Another contrast exists between Judas Iscariot and Peter. Jesus chose both these men to follow Him. They walked closely with Him for three years, shared good and bad, worked and learned. But their attitudes were as different as day and night.
Judas reportedly filched money from the kitty, yet complained when Mary poured perfume worth more than a year’s salary over Jesus’ head. Peter was not perfect either, wanting to know how many times he had to forgive his brother, resisting the Master’s foot-washing.
But Judas acted and reacted from selfish motives, while Peter really wanted to know Jesus’ heart. In the end, that made all the difference. When Judas realized he had sinned in betraying God’s Son, he committed his most selfish act by taking his own life. Even though this was foretold in prophetic Scripture, he still made that choice. Peter, on the other hand, wept over his denial of Jesus, but sorrowed toward restoration.
Jesus acted in accordance with all He had been teaching the disciples. His words to the women after His resurrection were: “…go, tell the disciples and Peter…” (Mark 16:7 NIV). He sought out Peter specifically and assured him that not only was he forgiven, he was commissioned to carry on his master’s work.
Easter continues to consist of contrasts.Our society has stooped to the low of pitting spring colors, chocolate and rabbits with the greatest sacrifice ever offered. Let us concentrate our thoughts on Christ’s love and forgiveness, turning our darkness to light.
The Sign of the Dolphin is now available!
THE SIGN OF THE DOLPHIN is the second book in the series that started with THE SCRIBES: A NOVEL ABOUT THE EARLY CHURCH. Set in the year 184 A.D., this book contains a collection of 72 letters which tell the story of a journey through Gaul and Britain. Along the way you will meet fascinating characters like Irenaeus of Lyon and Diognetus and Ulpius Marcellus. You will wrestle with the question of the two versions of the Acts of the Apostles. You will discover the glories of art in Britain under Roman rule, and you will join Marcus the scribe as he seeks to manage an unruly team, deal with an independent young woman, and share the good news with people on the Roman frontier.
Grab a copy on Amazon!
Peter Rodgers was Rector of St. John’s Episcopal Church, New Haven Connecticut, and an Associate Fellow of Timothy Dwight College at Yale University from 1979 until 2003. He holds degrees from Hobart College, General Theological Seminary and Oxford University. Before coming to St. John’s in 1979 he was curate for student ministry at the Round Church in Cambridge, England. He has published several journal articles on the text of the New Testament and is the author of Knowing Jesus (InterVarsity 1982, Forward Movement 1989), and Text and Story (Wipf and Stock, 2011). In his retirement, he teaches New Testament at Fuller Theological Seminary, Sacramento campus, and is Pastor of St. Andrew’s Episcopal Church, Antelope, CA.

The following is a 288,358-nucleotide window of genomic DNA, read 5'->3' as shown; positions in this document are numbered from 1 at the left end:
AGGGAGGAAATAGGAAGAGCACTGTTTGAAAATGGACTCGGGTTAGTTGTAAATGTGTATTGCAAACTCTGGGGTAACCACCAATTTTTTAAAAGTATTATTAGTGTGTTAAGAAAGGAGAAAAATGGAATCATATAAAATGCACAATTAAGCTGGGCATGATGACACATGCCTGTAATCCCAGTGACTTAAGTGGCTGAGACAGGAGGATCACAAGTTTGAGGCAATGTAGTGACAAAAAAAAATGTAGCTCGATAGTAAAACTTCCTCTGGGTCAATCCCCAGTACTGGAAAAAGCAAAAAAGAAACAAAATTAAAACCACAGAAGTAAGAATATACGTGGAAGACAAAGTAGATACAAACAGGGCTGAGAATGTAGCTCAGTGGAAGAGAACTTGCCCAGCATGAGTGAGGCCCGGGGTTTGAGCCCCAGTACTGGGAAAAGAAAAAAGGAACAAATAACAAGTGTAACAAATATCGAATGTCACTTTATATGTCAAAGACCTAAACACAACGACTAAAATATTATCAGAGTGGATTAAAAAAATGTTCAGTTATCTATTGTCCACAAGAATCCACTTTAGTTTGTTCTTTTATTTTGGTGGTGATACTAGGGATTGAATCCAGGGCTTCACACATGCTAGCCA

My blog plan is to interview an author the second Tuesday of each month, then review one of his or her books on the following Tuesday. Last week I posted an interview with Murray Pura, and since he has quite a few publishing credits, I decided to post brief reviews on several instead of just one.
To see Murray’s complete list of published works, visit http://www.murraypura.com/library.htm.
The first book I read by Murray Pura was The White Birds of Morning (not to be confused with The Wings of Morning, which is another of his titles). White Birds is a fat novel of almost 600 pages with a most intriguing cover.
Summary: Andrew Chornavka is required by the Vatican to once again open up his past from the WWII years and to examine his and his family’s role in war and peace from 1939-1943. See full review on amazon.com/ca
I found this story, told by the lead character in first person, to be intense and haunting. It’s not an easy read to follow Andrew’s memories and the vast cast of characters involved in this riveting saga. The writing is stellar, the characters so real we mourn with/for them, the settings devastatingly authentic. In short, this epic work imprinted on my mind and left me wanting to read the sequel. I see by the book list that there is a previous book called Zo, which I must read. More to follow in future too.
Murray’s writing covers many genres, one being Amish fiction. Today I’ll feature The Rose of Lancaster County series. This story was originally released in installments or “volumes,” of which there are ten. It is now available as a complete digital or print book.
This series takes place in 1720s Pennsylvania with Rose Lantz, a quiet, dedicated young woman of the Amish community who is accused of witchcraft. Is her faith strong enough to carry her through this nightmare while her future hangs in the balance?
One of Murray’s most popular historical fiction series is the Danforths of Lancashire, the first of which is Ashton Park. Written in the style of Downton Abbey, these books offer a host of colorful characters, unique settings and a convincing plot line.